Millennials, those who were born between 1981 and 1996 grew up in an age where the internet was still largely unregulated. They experienced extreme global events like the World Trade Center attacks, the 2009 recession, and tumultuous political and financial milestones.
However, like all generations, millennials have unique approaches to mental health that other generations may not immediately understand. How does the millennial response to depression differ from their predecessors (Gen X, Baby Boomers) or those who came after them (Gen Z)? How can you better understand the millennial in your life, especially if you suspect they may suffer from poor mental health?
How Millennials Differ from Other Generations
The internet has completely altered our lives in pretty much every aspect of modern society, from how we shop to how we work to how we communicate with one another. The average millennial can remember when the internet was still in its infancy, and many were raised on AOL chatrooms and MSN Messenger. Their parents still didn’t know enough about the World Wide Web to be too concerned, and many millennials were primarily raised on Myspace, memes, and internet folklore.
As millennials grew up, their communication and ability to connect with others remained largely online. Where their predecessors may have read the local paper or watched the evening news, the average millennial has spent most of their life inundated with oft traumatic stories from around the world. This, combined with a consistently tumultuous governmental and financial landscape, the increase in global awareness, and the rampant rise in political polarization, has undoubtedly impacted the majority, if not all, millennials.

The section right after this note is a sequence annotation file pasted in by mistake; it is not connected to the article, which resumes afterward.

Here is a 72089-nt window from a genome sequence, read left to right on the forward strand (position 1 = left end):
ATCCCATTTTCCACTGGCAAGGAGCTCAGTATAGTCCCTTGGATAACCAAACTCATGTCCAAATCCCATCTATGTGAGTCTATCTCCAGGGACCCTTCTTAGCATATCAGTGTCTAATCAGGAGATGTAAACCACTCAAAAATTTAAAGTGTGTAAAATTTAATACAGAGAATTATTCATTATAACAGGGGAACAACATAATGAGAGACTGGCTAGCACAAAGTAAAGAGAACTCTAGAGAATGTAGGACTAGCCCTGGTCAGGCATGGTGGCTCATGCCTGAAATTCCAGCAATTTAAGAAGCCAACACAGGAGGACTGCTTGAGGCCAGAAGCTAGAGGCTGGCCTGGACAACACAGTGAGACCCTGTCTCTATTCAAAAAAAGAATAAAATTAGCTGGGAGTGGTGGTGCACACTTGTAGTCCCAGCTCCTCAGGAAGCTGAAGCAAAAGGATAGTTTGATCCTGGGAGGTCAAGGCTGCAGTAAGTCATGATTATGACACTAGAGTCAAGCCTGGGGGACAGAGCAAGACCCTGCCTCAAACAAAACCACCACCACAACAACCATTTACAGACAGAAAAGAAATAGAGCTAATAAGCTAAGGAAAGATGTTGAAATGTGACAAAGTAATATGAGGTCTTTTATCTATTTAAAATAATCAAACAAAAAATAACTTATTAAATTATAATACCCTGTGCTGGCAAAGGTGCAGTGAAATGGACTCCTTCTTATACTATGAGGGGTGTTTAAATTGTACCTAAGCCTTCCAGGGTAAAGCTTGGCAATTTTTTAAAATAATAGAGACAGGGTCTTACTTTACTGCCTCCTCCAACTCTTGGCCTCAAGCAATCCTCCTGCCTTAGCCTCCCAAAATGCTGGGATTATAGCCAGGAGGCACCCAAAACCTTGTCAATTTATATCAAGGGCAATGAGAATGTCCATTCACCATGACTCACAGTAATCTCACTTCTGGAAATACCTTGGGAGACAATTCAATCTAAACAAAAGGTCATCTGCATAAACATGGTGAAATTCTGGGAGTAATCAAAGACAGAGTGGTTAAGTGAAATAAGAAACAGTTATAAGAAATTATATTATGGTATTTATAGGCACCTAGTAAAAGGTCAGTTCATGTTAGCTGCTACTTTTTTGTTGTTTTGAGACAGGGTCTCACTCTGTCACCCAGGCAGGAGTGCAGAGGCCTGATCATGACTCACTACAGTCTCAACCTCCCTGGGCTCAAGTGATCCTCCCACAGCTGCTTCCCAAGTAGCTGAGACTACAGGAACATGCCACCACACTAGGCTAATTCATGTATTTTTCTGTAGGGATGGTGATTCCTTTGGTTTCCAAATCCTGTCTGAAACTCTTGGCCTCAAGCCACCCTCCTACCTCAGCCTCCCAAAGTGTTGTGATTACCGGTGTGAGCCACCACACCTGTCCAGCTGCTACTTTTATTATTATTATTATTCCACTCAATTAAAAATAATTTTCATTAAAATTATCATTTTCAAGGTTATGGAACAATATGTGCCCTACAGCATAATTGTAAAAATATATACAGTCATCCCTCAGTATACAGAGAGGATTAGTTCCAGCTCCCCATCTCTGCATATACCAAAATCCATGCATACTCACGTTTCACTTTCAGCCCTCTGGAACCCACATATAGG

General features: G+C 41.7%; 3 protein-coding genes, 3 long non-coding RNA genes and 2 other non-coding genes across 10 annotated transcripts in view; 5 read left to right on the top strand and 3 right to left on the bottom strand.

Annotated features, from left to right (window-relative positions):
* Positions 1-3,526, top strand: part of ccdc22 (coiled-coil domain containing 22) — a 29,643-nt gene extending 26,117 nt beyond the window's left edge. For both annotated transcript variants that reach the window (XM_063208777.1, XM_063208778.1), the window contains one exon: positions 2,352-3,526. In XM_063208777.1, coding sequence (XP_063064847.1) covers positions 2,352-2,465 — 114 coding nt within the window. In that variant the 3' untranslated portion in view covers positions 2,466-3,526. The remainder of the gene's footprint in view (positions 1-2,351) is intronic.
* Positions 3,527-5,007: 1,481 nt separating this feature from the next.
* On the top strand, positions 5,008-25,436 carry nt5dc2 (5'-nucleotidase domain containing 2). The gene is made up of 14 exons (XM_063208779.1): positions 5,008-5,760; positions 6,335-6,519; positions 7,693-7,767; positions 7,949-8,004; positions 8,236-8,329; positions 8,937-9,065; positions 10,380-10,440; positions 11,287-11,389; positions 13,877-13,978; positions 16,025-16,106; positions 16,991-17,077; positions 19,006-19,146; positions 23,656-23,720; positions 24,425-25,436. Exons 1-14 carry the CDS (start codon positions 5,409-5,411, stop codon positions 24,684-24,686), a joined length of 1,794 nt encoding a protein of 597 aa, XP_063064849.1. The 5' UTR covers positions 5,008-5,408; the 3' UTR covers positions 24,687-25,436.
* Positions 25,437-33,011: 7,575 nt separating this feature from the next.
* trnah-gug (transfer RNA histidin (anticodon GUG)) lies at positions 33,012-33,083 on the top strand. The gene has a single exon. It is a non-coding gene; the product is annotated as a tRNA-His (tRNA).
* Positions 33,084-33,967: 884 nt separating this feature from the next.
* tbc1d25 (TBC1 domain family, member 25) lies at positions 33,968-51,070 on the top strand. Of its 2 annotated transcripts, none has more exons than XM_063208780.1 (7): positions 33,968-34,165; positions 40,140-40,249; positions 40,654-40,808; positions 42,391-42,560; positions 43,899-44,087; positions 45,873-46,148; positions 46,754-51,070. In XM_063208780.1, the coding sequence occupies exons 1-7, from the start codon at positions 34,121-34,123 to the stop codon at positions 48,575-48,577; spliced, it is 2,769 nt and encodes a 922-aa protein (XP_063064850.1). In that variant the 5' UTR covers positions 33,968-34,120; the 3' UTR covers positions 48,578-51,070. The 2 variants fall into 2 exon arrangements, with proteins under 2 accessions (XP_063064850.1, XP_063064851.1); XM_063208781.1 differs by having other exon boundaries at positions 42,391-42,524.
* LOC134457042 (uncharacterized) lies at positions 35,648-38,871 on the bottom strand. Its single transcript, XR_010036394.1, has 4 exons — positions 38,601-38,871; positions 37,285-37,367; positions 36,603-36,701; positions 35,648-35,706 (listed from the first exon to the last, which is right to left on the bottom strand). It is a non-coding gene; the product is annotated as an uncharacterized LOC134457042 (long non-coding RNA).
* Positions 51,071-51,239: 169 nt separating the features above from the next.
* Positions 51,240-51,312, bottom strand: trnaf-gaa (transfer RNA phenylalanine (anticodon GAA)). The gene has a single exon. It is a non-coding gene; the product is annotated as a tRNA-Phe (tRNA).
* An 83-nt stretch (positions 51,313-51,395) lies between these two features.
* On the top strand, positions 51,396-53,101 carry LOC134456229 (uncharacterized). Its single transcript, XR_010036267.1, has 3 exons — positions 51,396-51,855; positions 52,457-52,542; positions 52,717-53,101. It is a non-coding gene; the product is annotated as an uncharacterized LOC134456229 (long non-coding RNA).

The internet largely shaped the millennial approach to mental health as well. While many of their parents balked at therapy or the need to focus on mental health, the average millennial gained more exposure and acceptance of mental health therapy through media, the internet, and online communities. While millennials and Gen Z indicate higher rates of depression than their predecessors, they are also more empowered to do so and have the language and social acceptance to communicate this inner turmoil.
How to Identify Depression in Millennials
So, how can you identify if the millennial in your life is experiencing a depressive disorder? There are warning signs to look for if you are worried about a loved one. These are some of the most prominent warning signs for millennials who may be experiencing depression.
Escapism – Many millennials will turn to the myriad distractions available in modern society to avoid dealing with their mental health. This could look like binge-watching Netflix, spending excessive amounts of time on video games, hyper-fixating on online communities, or any activity that distracts from important, healthy activities of daily life.
Addictive behaviors – People often mask depression, anxiety, and other mental health disorders through drugs, alcohol, food, gambling, shopping, and other compulsive consumption. If you find that the millennial in your life is drinking or smoking marijuana to excess, or participating in other risky behaviors, this could be a sign that they are attempting to self-medicate their depressive symptoms.